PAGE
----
The coverage issue never having been tried, we assume that Earl Taylor was an insured within the meaning of the policy. Our inquiry is whether he forfeited that insurance by violating the insured's duties under policy clauses providing:

Assistance and Cooperation of the Insured-Liability and Physical Damage Sections: The insured shall cooperate with SAFECO and, upon SAFECO's request, assist . . . in the conduct of suits. . . . [T]he insured shall not, except at his own cost, voluntarily make any payment, assume any obligation or incur any expense other than for such immediate medical and surgical relief to others as shall be imperative at the time of accident.

. . . . .

Action against SAFECO . . . No action shall lie against SAFECO until after full compliance with all the terms of this policy nor until the amount of the insured's obligation to pay shall have been finally determined either by judgment against the insured after actual trial or by written agreement of the insured, the claimant and SAFECO.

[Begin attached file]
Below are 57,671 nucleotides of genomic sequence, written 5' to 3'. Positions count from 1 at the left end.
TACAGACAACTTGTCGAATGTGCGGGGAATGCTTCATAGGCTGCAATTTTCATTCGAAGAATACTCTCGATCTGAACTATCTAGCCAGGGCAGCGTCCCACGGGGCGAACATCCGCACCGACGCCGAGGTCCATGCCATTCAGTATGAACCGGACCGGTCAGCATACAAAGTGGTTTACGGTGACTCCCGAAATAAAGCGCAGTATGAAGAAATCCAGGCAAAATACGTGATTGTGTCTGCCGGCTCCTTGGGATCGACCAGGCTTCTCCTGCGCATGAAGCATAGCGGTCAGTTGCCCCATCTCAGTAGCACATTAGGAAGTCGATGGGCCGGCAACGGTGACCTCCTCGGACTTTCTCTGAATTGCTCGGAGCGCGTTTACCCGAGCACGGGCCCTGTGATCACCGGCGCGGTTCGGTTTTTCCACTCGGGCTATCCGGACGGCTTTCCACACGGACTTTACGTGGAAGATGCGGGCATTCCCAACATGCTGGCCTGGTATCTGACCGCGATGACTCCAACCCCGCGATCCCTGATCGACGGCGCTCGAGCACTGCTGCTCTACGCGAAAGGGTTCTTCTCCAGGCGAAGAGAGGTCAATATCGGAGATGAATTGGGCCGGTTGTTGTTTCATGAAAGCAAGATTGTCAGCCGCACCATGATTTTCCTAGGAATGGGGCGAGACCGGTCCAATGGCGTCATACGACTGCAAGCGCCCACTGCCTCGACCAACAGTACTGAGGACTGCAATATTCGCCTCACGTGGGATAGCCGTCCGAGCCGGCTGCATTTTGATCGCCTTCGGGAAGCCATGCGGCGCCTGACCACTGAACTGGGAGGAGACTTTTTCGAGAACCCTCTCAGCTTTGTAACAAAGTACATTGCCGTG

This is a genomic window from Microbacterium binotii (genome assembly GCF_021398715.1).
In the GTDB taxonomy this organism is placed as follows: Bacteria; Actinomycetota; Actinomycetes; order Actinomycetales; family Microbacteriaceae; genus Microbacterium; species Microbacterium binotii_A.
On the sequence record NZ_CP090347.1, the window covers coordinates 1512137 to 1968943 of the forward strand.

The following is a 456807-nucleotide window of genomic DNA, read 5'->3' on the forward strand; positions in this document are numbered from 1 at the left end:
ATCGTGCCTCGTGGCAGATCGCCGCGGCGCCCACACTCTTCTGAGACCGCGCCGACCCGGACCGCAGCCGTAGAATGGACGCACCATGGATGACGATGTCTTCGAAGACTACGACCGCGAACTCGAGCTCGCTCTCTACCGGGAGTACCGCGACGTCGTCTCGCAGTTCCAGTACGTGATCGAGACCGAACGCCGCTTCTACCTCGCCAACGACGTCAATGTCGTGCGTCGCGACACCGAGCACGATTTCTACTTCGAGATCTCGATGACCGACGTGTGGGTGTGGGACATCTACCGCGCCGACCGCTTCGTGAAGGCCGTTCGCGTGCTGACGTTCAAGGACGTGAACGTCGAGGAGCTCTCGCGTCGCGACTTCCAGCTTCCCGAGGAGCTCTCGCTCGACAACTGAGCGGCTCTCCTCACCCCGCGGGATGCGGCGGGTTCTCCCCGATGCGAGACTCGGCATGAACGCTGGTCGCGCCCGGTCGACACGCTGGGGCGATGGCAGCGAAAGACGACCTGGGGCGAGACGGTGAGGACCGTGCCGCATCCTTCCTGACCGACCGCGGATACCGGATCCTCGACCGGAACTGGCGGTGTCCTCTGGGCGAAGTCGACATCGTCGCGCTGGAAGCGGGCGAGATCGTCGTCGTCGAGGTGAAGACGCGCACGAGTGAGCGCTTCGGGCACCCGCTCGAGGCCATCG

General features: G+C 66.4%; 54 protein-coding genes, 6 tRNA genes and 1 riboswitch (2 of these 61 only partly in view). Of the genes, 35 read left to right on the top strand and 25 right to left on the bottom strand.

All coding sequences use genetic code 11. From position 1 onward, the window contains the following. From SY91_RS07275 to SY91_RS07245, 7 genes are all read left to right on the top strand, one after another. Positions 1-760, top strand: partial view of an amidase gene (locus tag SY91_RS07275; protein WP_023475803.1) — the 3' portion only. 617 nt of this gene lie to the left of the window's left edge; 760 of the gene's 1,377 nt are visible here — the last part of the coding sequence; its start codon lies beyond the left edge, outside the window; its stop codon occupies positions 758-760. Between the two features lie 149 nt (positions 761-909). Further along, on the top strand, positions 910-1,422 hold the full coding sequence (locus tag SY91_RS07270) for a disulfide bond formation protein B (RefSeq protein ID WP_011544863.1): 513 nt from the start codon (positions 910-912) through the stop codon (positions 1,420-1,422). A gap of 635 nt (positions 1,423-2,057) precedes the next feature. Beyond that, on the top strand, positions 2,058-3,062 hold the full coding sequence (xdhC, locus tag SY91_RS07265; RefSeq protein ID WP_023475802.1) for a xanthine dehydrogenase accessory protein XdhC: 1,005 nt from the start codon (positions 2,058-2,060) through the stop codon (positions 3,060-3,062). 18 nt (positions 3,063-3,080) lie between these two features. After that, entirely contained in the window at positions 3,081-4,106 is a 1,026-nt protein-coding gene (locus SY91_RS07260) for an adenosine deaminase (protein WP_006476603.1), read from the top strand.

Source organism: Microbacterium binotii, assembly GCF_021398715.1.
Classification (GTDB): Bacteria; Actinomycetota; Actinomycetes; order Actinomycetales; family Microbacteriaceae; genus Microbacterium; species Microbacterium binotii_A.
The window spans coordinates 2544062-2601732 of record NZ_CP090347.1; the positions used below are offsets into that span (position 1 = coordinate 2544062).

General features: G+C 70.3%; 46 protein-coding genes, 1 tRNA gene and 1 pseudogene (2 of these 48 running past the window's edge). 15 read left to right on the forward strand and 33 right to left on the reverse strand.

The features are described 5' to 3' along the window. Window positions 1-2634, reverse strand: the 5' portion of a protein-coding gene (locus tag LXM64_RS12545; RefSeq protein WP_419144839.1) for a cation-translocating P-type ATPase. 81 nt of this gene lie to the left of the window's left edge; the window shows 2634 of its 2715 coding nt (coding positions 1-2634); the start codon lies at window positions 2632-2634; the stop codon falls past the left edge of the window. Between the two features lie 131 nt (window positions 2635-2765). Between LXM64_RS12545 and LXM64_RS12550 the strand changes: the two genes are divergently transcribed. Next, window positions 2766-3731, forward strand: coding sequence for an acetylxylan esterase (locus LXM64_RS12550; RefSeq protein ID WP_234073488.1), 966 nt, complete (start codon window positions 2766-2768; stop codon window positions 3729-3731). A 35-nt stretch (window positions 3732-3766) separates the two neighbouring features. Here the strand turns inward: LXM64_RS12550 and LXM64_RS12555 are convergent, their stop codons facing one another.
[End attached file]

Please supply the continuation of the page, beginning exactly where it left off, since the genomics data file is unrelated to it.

At the outset of this litigation Safeco was willing to afford Earl Taylor a defense because of the possibility that Earl might later be held to have been one insured by the policy and for whom it required a defense. But Safeco wished to avoid any implication that it acquiesced in the assertion, made by the claimant and by Earl, that Safeco would be liable to pay any resulting judgment. To avoid any claim of estoppel, Phoenix Assur. Co. of New York v. Hendry Corp., 267 So.2d 92 (Fla. 2d DCA 1972), Safeco notified Earl that it undertook his defense reserving its claim of nonliability for any judgment. Safeco was entitled to take that position, for the law distinguishes between the insurer's duties to defend and to pay, Stevens v. Horne, 325 So.2d 459 (Fla. 4th DCA 1976), and does not forbid agreement between insurer and a putative insured which resolves the urgent question of who shall defend and postpones resolution of the contingent question of who shall pay any judgment.